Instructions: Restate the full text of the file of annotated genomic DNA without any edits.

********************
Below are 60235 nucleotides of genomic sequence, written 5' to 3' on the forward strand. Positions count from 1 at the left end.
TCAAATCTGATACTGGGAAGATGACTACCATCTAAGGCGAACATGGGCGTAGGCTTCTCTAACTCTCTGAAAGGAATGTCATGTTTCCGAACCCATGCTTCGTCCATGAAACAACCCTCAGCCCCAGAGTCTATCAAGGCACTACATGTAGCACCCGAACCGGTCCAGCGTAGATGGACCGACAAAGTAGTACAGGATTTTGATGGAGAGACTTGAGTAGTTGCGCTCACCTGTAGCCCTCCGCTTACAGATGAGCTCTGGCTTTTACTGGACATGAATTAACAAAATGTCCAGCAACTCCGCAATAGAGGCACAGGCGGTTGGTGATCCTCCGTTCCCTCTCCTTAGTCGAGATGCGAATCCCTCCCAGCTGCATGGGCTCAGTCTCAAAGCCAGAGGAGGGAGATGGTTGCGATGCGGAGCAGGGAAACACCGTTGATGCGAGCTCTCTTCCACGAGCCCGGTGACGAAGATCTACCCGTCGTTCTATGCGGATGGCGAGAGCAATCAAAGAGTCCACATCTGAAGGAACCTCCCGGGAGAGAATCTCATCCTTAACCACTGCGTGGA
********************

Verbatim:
Below are 60235 nucleotides of genomic sequence, written 5' to 3' on the forward strand. Positions count from 1 at the left end.
TCAAATCTGATACTGGGAAGATGACTACCATCTAAGGCGAACATGGGCGTAGGCTTCTCTAACTCTCTGAAAGGAATGTCATGTTTCCGAACCCATGCTTCGTCCATGAAACAACCCTCAGCCCCAGAGTCTATCAAGGCACTACATGTAGCACCCGAACCGGTCCAGCGTAGATGGACCGACAAAGTAGTACAGGATTTTGATGGAGAGACTTGAGTAGTTGCGCTCACCTGTAGCCCTCCGCTTACAGATGAGCTCTGGCTTTTACTGGACATGAATTAACAAAATGTCCAGCAACTCCGCAATAGAGGCACAGGCGGTTGGTGATCCTCCGTTCCCTCTCCTTAGTCGAGATGCGAATCCCTCCCAGCTGCATGGGCTCAGTCTCAAAGCCAGAGGAGGGAGATGGTTGCGATGCGGAGCAGGGAAACACCGTTGATGCGAGCTCTCTTCCACGAGCCCGGTGACGAAGATCTACCCGTCGTTCTATGCGGATGGCGAGAGCAATCAAAGAGTCCACATCTGAAGGAACCTCCCGGGAGAGAATCTCATCCTTAACCACTGCGTGGA